Foster Care in California

Children all over the United States live in foster care. What is foster care? Foster care in California is a system in which a minor has been placed into a ward, group home, private home of a state-certified caregiver referred to as a foster parent or even a family member approved by the state. If a foster parent is state-certified, what does it take to become a foster parent? The rules of becoming a foster parent are different in every state. For instance, foster care in California requires you to be licensed.

Licensing comes through a process in which a licensing worker will visit your home and meet with you and your family members. The law requires that you have a minimum of personal, safety, and space requirements. Once you have become licensed, you will work with social services to determine the ages of foster children that best fit your home and family.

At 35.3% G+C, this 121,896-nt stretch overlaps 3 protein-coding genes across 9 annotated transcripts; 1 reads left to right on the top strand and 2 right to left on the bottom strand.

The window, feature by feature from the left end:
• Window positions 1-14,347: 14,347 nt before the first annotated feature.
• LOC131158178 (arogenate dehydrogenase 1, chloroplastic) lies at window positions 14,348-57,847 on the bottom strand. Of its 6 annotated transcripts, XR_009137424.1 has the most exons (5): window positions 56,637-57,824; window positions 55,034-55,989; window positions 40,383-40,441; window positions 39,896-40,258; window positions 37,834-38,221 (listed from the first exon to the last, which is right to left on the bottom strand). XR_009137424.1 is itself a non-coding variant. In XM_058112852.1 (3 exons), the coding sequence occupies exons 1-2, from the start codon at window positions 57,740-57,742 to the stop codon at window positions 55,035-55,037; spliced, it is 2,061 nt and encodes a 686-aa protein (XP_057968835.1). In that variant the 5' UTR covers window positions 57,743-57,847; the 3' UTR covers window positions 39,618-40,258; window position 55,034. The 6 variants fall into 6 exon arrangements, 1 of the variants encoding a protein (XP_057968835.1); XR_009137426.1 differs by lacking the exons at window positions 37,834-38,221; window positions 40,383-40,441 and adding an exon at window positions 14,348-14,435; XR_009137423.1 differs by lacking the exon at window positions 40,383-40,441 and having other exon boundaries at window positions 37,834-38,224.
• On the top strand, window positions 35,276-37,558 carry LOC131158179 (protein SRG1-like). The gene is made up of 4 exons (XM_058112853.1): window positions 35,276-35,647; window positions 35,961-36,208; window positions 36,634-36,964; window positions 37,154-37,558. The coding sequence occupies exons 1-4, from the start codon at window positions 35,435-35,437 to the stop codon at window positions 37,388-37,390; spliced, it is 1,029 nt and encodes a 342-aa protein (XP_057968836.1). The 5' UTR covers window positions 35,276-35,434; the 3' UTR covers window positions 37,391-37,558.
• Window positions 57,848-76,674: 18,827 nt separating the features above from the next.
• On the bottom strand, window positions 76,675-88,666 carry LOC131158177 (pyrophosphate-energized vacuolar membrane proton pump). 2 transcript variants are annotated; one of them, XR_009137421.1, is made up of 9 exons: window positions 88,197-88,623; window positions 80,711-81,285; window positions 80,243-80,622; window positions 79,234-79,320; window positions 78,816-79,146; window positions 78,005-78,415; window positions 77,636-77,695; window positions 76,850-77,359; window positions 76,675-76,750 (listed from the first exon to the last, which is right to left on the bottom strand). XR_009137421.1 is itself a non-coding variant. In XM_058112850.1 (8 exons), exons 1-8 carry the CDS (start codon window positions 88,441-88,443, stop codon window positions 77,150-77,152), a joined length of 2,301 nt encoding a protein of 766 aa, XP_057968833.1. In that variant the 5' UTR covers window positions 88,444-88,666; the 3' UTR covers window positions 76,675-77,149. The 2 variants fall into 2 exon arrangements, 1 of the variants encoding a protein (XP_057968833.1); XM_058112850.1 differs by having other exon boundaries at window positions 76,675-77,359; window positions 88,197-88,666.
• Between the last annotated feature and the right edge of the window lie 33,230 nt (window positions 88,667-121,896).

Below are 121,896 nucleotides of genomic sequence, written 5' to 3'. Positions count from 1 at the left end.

As specified above, foster care is different in California. There is a program called the Resource Family Approval Program. This program combines elements of the current foster parent licensing, relative approval processes, and approvals for adoption and guardianship and replaces those processes. It is a more streamlined approach, and it eliminates the duplication of the existing processes. It unifies approval standards among all caregivers, includes a comprehensive psychosocial assessment, does home environment check, and offers training for all families.

The sole purpose of a resource family is to provide a sense of safety, permanency, and well-being for the child while the child is in their care. Resource families work with the child’s biological parents and the Child Welfare Services to successfully return the child to his or her parents. If you are interested in becoming a Resource Family, contact your county Child Welfare Services. 

So how many children in California are waiting for a home? In California, there are more than 55,000 children in foster care. About 34 percent of these children are placed with relatives. The majority will return home to their families, but 5,500 are adopted each year with 2,000 children needing an adoptive home every day. Are you interested in becoming a foster family or an adoptive family? Contact the child welfare services in your area.

For more information visit the Department of Social Services or check out California Foster Care and Adoption Guidelines here.